India tops Cigna’s annual Well-being Survey

India tops Cigna’s annual Well-being Survey

People living in India are among the most satisfied with their personal sense of “well-being”,  out of a list of the 13 countries outside of the US in which Cigna Corp has operations, according to the US-based health insurer’s latest annual Well-Being Survey.

Thailand ranks second and China third in the Cigna well-being ranking, while the UK comes in in eighth place, the survey, carried out online in December among more than 14,000 adults by Cigna International Markets, shows.  Last year the UK ranked in third place (see table, below).

Cigna provides health insurance and other related services to some 30 countries and jurisdictions around the world, and currently has more than 90 million customers, according to company information.

The Cigna research looked at five main components of people’s sense of well-being: their physical health, their family lives, their social lives, their finances and their work.

Of the more than 1,000 UK residents who were surveyed, most said their perceived well-being in each of the five categories had declined during 2016, with their family lives being cited as the area in which they reported “the biggest fall”, the Cigna researchers said.

“More than half of Britons surveyed [said] they felt they didn’t spend enough time with their family,” a summary of the Cigna research noted.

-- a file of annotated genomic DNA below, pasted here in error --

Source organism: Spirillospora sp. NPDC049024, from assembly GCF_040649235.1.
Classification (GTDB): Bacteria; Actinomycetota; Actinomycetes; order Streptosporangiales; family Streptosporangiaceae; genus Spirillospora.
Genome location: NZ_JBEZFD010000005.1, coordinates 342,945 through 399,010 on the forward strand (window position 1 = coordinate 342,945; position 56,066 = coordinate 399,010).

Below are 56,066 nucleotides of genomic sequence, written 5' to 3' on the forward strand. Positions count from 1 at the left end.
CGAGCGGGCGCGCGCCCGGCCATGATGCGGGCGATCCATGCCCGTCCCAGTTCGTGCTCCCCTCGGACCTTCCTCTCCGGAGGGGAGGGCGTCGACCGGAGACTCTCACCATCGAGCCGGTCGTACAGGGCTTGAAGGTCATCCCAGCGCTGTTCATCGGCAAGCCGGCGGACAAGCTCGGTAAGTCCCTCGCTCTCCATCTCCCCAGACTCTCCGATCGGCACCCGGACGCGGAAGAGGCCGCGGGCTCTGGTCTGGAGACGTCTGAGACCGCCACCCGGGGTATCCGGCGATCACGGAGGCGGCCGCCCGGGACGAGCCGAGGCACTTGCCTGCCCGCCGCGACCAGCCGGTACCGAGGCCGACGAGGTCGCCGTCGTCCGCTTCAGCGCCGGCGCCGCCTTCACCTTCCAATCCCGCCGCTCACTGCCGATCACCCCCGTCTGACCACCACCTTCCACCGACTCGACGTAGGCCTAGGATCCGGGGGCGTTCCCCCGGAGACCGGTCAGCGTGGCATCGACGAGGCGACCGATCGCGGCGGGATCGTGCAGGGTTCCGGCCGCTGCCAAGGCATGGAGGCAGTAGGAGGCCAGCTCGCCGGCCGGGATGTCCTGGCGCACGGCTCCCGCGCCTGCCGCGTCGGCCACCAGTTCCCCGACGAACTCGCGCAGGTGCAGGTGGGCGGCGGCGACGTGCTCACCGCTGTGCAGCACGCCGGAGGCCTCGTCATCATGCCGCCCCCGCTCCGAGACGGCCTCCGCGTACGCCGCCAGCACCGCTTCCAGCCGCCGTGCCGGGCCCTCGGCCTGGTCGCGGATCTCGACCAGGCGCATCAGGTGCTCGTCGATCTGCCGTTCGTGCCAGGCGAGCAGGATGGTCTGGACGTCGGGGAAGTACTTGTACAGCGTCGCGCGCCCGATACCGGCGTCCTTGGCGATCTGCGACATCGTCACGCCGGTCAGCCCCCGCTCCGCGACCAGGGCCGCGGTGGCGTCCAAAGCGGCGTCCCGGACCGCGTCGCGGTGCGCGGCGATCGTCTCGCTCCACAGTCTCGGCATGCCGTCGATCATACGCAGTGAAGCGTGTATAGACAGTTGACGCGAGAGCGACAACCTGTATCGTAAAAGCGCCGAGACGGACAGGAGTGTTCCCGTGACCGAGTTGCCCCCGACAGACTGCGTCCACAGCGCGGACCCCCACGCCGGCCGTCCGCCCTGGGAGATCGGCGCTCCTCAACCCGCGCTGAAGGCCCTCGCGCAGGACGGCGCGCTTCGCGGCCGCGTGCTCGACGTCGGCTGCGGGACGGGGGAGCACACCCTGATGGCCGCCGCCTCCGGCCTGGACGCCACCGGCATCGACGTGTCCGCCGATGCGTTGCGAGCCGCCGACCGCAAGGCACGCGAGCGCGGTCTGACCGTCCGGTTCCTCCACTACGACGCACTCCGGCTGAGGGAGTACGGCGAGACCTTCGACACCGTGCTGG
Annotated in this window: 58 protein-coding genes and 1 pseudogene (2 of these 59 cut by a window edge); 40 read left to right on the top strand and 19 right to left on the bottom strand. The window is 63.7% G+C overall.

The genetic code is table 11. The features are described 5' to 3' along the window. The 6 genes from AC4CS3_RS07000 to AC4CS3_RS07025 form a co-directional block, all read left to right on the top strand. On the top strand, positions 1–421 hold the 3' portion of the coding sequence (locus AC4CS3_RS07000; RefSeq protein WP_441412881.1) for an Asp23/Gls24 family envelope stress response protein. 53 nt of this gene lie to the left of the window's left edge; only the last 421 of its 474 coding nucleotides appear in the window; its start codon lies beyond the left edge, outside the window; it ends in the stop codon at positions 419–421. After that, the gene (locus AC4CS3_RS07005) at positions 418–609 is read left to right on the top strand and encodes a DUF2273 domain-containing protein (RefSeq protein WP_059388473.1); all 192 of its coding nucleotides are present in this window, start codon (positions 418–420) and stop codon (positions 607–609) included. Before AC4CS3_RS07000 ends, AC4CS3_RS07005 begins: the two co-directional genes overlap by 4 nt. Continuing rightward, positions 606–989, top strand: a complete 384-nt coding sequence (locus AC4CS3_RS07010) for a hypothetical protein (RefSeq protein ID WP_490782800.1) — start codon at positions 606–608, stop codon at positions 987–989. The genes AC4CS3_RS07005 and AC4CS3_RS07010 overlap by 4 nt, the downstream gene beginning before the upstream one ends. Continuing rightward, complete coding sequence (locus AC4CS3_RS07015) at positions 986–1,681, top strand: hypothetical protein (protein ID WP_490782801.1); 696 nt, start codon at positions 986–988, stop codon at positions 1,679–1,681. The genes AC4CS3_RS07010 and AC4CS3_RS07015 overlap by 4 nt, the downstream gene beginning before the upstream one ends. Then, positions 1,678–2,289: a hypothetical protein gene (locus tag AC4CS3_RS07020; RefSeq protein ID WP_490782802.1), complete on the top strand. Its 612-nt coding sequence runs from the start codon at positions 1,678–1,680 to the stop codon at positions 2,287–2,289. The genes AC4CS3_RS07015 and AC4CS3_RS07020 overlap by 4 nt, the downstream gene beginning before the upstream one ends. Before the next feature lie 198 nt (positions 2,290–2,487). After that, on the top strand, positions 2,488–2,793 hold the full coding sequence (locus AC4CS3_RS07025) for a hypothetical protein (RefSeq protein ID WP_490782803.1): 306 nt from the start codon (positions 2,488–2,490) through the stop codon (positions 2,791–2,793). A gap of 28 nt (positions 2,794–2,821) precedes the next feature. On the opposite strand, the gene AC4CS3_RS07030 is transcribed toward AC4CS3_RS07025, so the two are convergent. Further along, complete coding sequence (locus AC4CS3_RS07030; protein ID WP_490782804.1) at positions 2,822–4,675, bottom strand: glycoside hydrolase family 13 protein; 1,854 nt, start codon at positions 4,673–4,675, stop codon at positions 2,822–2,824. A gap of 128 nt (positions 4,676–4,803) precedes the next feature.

Other key findings contained in the survey:

●  The UK’s fall to eighth place from third is said to reflect growing financial pressures on its citizens, as financial pressures have been growing

●  The quality of family life among those in the UK was found to have suffered the biggest fall, “as Britons fear most for their children’s future and their parents’ old age”

●  Only 20% of Britons believe they would be financially secure if they were unable to work

Peter Mills, medical director at Cigna Global Health Benefits, said the survey’s results showed that the “uncertain political and economic environment, and concerns about the future” were taking an “inevitable” toll on Britons sense of well-being.

“People feel that they are not spending enough time with their families, and they’re also worried about the future – for their children, for themselves and for their parents.”

He said the the UK’s fall in the rankings ought to be a concern not just for British families “but for  [UK] businesses as well”.

“It is a clear early warning sign that employers need to start thinking more deeply about how to better support employees’ work-life balance,” he added.

“With half our waking hours spent at work, it will require a combined work-life solution in order to improve the nation’s overall well-being.”

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